Sometimes a name is bantered around in certain small circles, but few in the mainstream really know who that is because they’ve really only heard it or saw it in print somewhere. Mention premier Australian acoustic guitarist Tommy Emmanuel to most people, and you’ll get a blank stare. Mention him to most guitar players of any style of music, however, and their eyes light up as they say things like, “Didn’t he play with Chet Atkins?” or “Aren’t the late Les Paul, Eric Clapton and Joe Satriani big fans of his?” or “Wow, that guy is truly amazing!”
All these things are true.
And if you were lucky enough to be in the Troy Savings Bank Music Hall last Saturday night among the devoted fans who filled the hall right up past the balcony and into the second tier of box seats – you know without a doubt it’s all true.
Emmanuel’s fingers effortlessly flew up and down the guitar’s fretboard all night long, as the songs traversed across all musical boundaries. There were jazz standards that morphed into classical interludes, by way of bluegrass and country tunes with just about everything else imaginable thrown in along the way.
Emmanuel’s finger-style guitar prowess coupled with his magnificent arrangements made many a song sound like there was more than one musician playing on stage with him. In the vein of the late Lenny Breau, Emmanuel plays the guitar’s bass lines with his thumb and lets the rest of his fingers play stunning chords and flowing lead lines all at the same time. He even manages to use the body of instrument for drum-type percussion. Talk about multi-tasking.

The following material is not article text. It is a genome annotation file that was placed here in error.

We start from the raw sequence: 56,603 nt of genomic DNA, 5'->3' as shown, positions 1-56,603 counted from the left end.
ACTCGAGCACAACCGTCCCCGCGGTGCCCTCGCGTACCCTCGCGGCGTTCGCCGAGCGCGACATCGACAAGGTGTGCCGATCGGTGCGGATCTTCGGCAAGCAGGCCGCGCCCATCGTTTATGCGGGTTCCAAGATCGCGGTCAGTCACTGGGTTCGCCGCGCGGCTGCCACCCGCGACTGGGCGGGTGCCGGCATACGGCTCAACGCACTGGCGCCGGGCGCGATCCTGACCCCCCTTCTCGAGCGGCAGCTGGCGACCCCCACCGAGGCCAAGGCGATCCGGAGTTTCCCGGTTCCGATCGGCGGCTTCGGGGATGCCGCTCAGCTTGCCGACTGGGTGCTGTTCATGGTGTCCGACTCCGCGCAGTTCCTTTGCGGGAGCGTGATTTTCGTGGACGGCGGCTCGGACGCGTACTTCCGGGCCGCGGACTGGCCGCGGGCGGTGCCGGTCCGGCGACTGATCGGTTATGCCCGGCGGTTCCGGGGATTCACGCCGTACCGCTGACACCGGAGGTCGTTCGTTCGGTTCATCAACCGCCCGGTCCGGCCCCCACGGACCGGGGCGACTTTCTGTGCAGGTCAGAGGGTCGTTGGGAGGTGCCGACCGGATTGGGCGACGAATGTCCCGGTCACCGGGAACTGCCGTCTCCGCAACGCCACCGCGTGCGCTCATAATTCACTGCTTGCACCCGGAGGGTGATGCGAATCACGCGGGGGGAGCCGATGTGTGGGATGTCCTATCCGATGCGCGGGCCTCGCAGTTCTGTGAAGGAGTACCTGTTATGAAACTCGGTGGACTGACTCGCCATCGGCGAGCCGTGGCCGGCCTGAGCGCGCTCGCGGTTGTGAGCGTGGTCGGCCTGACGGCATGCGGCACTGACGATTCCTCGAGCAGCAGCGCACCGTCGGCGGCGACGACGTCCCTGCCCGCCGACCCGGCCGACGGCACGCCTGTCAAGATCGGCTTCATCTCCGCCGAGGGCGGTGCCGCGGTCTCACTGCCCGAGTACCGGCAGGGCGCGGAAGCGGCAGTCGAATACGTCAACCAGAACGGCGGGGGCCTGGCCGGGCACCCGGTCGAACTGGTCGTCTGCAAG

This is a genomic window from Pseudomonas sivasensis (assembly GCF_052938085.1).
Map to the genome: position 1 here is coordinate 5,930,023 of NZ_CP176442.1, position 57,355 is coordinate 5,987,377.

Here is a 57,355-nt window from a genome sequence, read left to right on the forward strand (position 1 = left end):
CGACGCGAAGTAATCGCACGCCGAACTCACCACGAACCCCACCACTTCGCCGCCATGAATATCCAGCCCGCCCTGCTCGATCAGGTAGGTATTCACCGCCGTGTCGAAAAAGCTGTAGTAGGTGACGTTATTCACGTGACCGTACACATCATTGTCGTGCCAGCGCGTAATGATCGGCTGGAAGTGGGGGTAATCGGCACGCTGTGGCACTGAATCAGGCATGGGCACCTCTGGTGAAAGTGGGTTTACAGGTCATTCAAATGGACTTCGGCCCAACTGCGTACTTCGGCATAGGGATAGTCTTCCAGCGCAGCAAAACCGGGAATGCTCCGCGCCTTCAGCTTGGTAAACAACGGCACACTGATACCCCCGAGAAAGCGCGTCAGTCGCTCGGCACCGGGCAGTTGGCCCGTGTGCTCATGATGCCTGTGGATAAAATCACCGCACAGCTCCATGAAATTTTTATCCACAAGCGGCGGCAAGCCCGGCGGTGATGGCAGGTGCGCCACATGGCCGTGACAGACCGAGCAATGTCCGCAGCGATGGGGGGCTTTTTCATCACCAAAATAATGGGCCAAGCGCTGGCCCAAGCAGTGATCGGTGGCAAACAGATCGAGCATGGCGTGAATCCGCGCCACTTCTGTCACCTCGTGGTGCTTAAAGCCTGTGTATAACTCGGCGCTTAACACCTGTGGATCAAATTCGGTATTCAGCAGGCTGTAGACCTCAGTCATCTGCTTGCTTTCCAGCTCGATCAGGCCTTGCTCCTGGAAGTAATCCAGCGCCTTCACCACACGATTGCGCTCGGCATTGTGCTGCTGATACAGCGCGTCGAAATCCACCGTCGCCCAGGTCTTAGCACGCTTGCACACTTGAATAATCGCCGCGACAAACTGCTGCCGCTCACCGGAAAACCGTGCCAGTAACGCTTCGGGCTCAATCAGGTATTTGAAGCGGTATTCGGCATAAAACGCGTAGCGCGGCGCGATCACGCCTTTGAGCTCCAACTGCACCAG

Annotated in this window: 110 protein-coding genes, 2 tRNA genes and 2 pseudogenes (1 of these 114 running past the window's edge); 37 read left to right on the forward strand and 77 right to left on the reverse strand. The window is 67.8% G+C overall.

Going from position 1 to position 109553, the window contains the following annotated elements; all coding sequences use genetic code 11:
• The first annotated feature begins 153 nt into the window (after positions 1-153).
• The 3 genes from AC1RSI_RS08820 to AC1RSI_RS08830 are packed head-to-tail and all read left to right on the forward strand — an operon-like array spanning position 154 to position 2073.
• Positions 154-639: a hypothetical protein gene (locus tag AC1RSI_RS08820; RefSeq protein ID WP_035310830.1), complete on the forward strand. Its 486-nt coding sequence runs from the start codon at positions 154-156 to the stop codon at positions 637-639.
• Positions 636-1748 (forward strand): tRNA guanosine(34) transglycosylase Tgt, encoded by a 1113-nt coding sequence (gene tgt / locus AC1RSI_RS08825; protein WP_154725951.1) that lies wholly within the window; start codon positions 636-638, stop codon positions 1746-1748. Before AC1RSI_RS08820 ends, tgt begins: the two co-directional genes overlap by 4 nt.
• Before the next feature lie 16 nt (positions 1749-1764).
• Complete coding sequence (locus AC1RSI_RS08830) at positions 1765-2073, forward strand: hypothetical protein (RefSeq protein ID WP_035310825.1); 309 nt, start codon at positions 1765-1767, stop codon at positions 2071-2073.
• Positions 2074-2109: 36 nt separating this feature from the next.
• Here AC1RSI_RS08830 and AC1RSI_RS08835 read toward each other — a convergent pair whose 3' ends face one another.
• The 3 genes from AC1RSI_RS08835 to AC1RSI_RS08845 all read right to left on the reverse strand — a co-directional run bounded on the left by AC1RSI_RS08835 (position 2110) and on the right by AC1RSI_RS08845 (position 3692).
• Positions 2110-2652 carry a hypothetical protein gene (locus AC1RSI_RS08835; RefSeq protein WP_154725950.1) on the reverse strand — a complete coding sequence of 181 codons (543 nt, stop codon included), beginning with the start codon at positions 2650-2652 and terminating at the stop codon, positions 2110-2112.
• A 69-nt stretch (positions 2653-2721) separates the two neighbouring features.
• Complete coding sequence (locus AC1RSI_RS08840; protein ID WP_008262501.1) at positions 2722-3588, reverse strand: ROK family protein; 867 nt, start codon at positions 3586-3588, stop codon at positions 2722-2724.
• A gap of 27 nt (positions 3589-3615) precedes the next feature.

Some of the material that night harkened back to Emmanuel’s recording with the late guitar master Chet Atkins. But most of it came from his Grammy-nominated album “Endless Road” and his newest release “Just Between Frets: Groove Masters, Vol. 11,” a collaboration with guitar wizard Frank Vignola (who played at The Egg earlier this month) that was released last year on Solid Air Records (owned by another contemporary guitar master, Steve Vai).
Fellow down-under opener, Anthony Snape presented an impassioned set of singer-songwriter folk material, albeit with an Australian accent. He proudly told the audience that one of his tunes made it to American television – on “America’s Big Loser.” With a chuckle, he confided that it wasn’t quite the prestigious cop drama or comedy show he was hoping to tell his family and friends about back home.
Review and photographs by Andrzej Pilarczyk